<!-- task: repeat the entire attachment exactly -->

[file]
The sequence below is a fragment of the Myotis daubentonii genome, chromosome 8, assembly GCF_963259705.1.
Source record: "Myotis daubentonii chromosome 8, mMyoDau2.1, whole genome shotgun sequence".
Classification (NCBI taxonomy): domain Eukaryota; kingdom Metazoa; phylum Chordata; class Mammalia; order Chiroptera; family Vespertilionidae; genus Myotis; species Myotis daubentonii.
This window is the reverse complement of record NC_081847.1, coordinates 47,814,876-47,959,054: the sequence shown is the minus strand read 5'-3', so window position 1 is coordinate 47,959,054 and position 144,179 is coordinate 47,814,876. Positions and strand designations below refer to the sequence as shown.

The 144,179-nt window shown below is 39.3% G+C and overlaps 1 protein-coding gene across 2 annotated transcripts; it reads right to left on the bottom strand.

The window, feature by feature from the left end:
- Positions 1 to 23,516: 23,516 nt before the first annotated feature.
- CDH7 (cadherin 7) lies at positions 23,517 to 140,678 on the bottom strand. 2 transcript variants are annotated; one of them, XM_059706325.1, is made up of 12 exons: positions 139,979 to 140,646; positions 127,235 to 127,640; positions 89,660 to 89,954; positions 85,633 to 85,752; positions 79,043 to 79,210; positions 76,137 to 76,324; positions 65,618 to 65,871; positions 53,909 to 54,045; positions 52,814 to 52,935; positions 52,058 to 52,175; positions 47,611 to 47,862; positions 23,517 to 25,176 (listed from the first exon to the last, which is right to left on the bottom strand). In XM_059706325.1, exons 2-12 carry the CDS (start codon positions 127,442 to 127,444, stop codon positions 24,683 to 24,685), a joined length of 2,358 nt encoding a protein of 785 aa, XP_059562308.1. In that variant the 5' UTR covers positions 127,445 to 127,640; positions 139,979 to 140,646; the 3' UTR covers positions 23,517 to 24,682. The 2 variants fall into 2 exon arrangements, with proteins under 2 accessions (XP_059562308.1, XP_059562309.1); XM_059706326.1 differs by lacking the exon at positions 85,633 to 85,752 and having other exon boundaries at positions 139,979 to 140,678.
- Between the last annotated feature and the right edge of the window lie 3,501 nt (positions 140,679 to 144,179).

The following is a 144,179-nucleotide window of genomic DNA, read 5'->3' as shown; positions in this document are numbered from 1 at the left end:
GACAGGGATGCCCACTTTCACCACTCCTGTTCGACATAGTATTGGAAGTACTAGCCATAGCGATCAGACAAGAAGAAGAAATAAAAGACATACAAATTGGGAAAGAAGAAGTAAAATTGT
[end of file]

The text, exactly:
The sequence below is a fragment of the Myotis daubentonii genome, chromosome 8, assembly GCF_963259705.1.
Source record: "Myotis daubentonii chromosome 8, mMyoDau2.1, whole genome shotgun sequence".
Classification (NCBI taxonomy): domain Eukaryota; kingdom Metazoa; phylum Chordata; class Mammalia; order Chiroptera; family Vespertilionidae; genus Myotis; species Myotis daubentonii.
This window is the reverse complement of record NC_081847.1, coordinates 47,814,876-47,959,054: the sequence shown is the minus strand read 5'-3', so window position 1 is coordinate 47,959,054 and position 144,179 is coordinate 47,814,876. Positions and strand designations below refer to the sequence as shown.

The 144,179-nt window shown below is 39.3% G+C and overlaps 1 protein-coding gene across 2 annotated transcripts; it reads right to left on the bottom strand.

The window, feature by feature from the left end:
- Positions 1 to 23,516: 23,516 nt before the first annotated feature.
- CDH7 (cadherin 7) lies at positions 23,517 to 140,678 on the bottom strand. 2 transcript variants are annotated; one of them, XM_059706325.1, is made up of 12 exons: positions 139,979 to 140,646; positions 127,235 to 127,640; positions 89,660 to 89,954; positions 85,633 to 85,752; positions 79,043 to 79,210; positions 76,137 to 76,324; positions 65,618 to 65,871; positions 53,909 to 54,045; positions 52,814 to 52,935; positions 52,058 to 52,175; positions 47,611 to 47,862; positions 23,517 to 25,176 (listed from the first exon to the last, which is right to left on the bottom strand). In XM_059706325.1, exons 2-12 carry the CDS (start codon positions 127,442 to 127,444, stop codon positions 24,683 to 24,685), a joined length of 2,358 nt encoding a protein of 785 aa, XP_059562308.1. In that variant the 5' UTR covers positions 127,445 to 127,640; positions 139,979 to 140,646; the 3' UTR covers positions 23,517 to 24,682. The 2 variants fall into 2 exon arrangements, with proteins under 2 accessions (XP_059562308.1, XP_059562309.1); XM_059706326.1 differs by lacking the exon at positions 85,633 to 85,752 and having other exon boundaries at positions 139,979 to 140,678.
- Between the last annotated feature and the right edge of the window lie 3,501 nt (positions 140,679 to 144,179).

The following is a 144,179-nucleotide window of genomic DNA, read 5'->3' as shown; positions in this document are numbered from 1 at the left end:
GACAGGGATGCCCACTTTCACCACTCCTGTTCGACATAGTATTGGAAGTACTAGCCATAGCGATCAGACAAGAAGAAGAAATAAAAGACATACAAATTGGGAAAGAAGAAGTAAAATTGT